While employers across the food sector are starting to establish whistleblowing channels, the industry appears to be slow off the mark in the face of a number of food production scandals, not least the horsemeat scandal of 2013, claimed business development manager Chancelle Blakey.
“Add to this an increased awareness of modern slavery occurring within supply chains through forced labour – with one UK government statistic estimating 13% of all potential forced labour victims come from the food sector,” Blakey added. “We can easily see why both consumers and businesses are concerned.”
“The simple fact is having a whistleblowing service and anti-bribery and anti-food crime clauses in place within supply chain contracts should be one of the most basic elements of commercial arrangements.”
The case for whistleblowing
Blakey made a case for a robust whistleblowing system in most business employing more than 50 people.
“Regulators in the food sector have always highlighted the importance of having robust due diligence procedures,” she explained. “But often this is not enough, especially when many food manufacturers are still lagging far behind regulatory best practice.
“That’s why regulation is increasingly demanding food industry businesses become proactive in their preventative actions, which brings us to whistleblowing systems.”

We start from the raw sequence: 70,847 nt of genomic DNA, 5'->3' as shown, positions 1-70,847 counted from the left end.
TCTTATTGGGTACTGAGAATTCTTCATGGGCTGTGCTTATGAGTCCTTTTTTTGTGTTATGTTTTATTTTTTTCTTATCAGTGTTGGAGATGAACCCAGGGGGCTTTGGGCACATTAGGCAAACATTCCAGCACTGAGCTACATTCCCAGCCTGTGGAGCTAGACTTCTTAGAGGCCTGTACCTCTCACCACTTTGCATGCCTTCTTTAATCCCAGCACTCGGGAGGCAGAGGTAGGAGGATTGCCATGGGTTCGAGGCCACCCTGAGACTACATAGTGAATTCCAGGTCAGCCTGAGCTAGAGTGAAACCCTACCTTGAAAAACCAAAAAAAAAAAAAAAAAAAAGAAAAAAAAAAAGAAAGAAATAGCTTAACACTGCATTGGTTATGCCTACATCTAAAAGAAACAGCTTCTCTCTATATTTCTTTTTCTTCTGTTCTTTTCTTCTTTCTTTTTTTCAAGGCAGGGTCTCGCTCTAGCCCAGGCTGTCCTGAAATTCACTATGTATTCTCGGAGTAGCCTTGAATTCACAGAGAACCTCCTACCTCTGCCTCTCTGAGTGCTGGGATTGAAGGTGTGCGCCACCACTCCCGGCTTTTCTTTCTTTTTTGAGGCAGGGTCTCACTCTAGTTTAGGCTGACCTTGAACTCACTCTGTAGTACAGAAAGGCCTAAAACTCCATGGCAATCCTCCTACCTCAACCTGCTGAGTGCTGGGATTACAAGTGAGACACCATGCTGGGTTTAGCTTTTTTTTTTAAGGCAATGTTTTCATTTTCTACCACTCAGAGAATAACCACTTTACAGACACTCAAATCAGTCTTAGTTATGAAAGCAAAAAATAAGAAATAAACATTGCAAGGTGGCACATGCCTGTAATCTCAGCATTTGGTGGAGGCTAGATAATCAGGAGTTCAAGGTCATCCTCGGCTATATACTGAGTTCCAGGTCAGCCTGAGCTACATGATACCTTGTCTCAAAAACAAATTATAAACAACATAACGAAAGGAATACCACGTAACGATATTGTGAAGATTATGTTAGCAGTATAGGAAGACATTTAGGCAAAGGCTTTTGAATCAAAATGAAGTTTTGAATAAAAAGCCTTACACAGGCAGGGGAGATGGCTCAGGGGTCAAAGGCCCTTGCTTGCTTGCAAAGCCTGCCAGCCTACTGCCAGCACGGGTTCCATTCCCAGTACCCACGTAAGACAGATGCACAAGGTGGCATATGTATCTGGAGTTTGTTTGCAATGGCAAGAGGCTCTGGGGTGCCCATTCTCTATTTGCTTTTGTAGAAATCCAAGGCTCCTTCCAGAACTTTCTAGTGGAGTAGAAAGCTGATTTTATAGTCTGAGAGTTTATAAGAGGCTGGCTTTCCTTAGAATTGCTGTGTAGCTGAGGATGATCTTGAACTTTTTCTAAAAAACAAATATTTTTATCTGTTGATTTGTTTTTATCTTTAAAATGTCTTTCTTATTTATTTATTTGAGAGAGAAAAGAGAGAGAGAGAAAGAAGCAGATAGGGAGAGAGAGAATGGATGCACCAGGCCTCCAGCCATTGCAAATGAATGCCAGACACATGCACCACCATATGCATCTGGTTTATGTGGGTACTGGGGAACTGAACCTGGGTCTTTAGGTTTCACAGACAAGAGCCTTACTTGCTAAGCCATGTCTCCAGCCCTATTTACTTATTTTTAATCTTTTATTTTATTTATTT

Key benefits for setting up a whistleblowing system included that It helped to prevent or reduce fraud, help or reduce financial penalties, help prevent or contain reputational damage, minimise stress from wrongdoing incidents and provide insight into the business for senior management.
“Confidentiality, anonymity, and protection after a whistleblower has blown the whistle acts as a positive force versus wrongdoing,” Blakey continued.
“Regulators know protections for whistleblowers have an essential part of in combatting wrongdoing, and that is why external whistleblowing services – where anonymity can be maintained – are ideal.”
She argued that the EU was leading the way in its crackdown on corruption and wrongdoing through the EU Whistleblowing Directive that came into force in December 2021.
In essence, the directive required member states of the EU to enact minimum levels of national legislation for the protection of whistleblowers within their country. With only a few exceptions, these new whistleblowing rules and regulations apply to all businesses and organisations with more than 250 employees or volunteers.
“And going even further, the directive will also be implemented for businesses and organisations with more than 50 employees by the end of 2023,” Blakey concluded.
“This even applies to many organisations outside the EU – including the UK – that have offices, supply lines or sell within the EU.”